Louisiana Promotes Christianity in Public Schools

school classroom

The state of Louisiana passed a law requiring public schools to display the Ten Commandments in every classroom. As expected, secular organizations oppose this. In their press release, the Secular Coalition for America (SCA) noted:

This move is not only discriminatory against religious minorities and non-religious individuals but also a clear breach of the Establishment Clause of the First Amendment to the United States Constitution.

The SCA characterized the Ten Commandments as a religious symbol. This seems obvious to most of us, but the Supreme Court is another matter. Their conservative majority has dismissed the religious significance of the Ten Commandments. By insisting that it is a historical but not religious symbol, they've been able to infuse more religion into public life. This should anger more Christians than it has.

The SCA also explained that public schools should be inclusive. They should be a safe and welcoming environment for all students. Posting the Ten Commandments in classrooms undermines that. It is yet another way of privileging Christians.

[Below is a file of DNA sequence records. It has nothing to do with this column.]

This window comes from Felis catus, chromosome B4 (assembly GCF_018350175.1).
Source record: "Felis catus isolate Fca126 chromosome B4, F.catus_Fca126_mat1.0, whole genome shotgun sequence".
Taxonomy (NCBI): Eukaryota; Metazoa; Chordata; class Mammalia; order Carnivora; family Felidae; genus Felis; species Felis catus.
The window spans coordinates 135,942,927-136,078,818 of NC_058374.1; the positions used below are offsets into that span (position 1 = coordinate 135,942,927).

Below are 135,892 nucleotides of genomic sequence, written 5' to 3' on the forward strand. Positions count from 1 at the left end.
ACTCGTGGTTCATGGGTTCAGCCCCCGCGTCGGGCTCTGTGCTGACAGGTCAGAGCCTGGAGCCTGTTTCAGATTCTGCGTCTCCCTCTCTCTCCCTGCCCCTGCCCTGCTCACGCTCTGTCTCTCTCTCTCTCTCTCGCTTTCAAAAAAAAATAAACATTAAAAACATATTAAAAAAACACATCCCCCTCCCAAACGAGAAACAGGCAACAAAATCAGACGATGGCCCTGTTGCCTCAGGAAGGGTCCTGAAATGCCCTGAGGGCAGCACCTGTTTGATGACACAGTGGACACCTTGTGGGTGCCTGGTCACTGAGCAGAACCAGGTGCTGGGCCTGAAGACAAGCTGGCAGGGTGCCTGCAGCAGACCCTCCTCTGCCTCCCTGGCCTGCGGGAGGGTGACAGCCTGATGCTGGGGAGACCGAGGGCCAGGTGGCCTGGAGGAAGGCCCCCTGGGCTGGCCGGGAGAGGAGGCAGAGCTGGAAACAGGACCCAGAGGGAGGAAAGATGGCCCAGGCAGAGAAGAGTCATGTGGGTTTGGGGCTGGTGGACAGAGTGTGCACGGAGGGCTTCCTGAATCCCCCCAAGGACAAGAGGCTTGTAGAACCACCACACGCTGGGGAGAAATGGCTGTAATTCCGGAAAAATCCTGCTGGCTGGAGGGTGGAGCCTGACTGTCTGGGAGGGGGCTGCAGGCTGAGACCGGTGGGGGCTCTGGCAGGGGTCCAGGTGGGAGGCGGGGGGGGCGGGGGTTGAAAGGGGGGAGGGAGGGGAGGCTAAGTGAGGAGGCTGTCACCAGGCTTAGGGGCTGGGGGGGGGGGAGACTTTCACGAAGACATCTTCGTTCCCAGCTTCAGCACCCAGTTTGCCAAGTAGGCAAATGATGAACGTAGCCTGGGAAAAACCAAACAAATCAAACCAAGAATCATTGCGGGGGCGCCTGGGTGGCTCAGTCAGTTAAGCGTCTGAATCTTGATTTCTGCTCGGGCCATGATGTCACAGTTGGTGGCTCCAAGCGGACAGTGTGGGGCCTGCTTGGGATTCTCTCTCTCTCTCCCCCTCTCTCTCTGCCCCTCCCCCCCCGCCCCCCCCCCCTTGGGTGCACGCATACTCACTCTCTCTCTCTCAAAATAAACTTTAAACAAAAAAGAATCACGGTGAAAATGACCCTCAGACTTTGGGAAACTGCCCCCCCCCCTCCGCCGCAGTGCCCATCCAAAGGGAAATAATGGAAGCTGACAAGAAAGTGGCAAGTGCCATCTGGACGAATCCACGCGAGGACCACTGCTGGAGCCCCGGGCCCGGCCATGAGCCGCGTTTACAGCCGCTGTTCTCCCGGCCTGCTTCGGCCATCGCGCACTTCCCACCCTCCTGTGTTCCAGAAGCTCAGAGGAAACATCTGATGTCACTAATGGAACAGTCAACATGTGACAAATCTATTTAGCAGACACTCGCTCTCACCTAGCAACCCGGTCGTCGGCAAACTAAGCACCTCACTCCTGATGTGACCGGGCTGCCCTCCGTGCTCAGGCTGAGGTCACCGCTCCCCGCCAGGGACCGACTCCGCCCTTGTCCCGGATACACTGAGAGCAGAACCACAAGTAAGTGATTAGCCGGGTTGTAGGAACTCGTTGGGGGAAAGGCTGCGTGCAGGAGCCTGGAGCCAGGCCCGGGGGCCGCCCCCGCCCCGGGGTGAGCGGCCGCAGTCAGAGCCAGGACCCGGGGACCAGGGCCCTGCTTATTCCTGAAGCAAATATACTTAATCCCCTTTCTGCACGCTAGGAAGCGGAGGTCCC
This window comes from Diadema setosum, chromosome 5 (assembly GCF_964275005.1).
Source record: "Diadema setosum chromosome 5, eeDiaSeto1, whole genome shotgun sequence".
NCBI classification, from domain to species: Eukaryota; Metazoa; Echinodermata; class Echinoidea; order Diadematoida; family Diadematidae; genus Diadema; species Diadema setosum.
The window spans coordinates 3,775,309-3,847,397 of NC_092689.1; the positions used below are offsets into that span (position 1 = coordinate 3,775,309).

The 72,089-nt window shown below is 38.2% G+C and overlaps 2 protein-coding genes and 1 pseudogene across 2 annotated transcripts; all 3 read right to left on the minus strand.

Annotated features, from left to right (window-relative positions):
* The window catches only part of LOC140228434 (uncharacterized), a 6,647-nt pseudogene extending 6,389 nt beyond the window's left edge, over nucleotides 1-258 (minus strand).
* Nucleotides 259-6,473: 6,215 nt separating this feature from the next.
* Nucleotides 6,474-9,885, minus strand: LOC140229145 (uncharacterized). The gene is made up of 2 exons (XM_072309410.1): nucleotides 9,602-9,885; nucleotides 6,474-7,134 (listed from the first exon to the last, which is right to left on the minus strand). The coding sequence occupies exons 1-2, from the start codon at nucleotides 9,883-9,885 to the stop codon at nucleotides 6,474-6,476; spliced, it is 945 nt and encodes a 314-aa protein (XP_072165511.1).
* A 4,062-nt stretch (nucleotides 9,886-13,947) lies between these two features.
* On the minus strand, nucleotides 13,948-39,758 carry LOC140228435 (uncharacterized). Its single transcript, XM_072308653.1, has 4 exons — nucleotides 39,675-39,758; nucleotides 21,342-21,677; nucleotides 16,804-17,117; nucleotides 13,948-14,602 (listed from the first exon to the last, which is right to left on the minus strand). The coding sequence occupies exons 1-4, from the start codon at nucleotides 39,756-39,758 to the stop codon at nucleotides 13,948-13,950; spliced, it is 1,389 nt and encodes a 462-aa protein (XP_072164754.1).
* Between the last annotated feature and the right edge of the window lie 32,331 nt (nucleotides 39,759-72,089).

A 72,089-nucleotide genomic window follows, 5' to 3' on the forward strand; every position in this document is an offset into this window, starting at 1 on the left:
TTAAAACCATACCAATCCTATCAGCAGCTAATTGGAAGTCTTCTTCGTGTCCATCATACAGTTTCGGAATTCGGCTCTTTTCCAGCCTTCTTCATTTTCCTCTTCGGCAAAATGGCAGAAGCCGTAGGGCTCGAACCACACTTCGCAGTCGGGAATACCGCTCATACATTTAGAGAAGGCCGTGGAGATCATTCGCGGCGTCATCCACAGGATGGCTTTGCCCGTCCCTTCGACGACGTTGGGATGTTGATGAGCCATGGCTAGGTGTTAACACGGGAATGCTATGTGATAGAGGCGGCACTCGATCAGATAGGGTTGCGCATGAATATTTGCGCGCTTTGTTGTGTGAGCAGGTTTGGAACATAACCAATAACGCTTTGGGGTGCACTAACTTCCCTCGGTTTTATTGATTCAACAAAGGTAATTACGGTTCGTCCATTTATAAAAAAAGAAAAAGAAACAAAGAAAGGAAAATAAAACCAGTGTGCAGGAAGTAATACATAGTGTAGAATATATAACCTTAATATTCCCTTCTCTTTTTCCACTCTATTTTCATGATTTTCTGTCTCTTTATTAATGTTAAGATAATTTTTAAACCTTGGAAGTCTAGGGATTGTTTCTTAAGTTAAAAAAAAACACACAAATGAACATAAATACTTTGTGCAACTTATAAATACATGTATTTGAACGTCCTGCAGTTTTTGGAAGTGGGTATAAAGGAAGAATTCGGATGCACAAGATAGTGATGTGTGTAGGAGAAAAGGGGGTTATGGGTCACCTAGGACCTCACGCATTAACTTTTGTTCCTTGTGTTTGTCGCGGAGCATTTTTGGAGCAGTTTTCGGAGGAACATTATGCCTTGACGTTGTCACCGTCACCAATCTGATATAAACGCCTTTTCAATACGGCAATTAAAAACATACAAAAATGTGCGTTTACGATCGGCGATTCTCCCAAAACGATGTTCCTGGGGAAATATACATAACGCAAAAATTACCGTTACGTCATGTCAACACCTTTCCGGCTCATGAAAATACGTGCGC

Christian extremists are hoping that this will end up before the Supreme Court. They have good reason to think that the Court will rule in their favor. But that isn't what this is all about. They want the Court to demolish the separation of church and state. That seems to be what this Court wants too.

Why is this such a big deal? First, it is part of a broader strategy to undermine the separation of church and state. Second, school children in Louisiana deserve better than this, including those who don't go along with the religious tradition of the majority. Isn't that enough?

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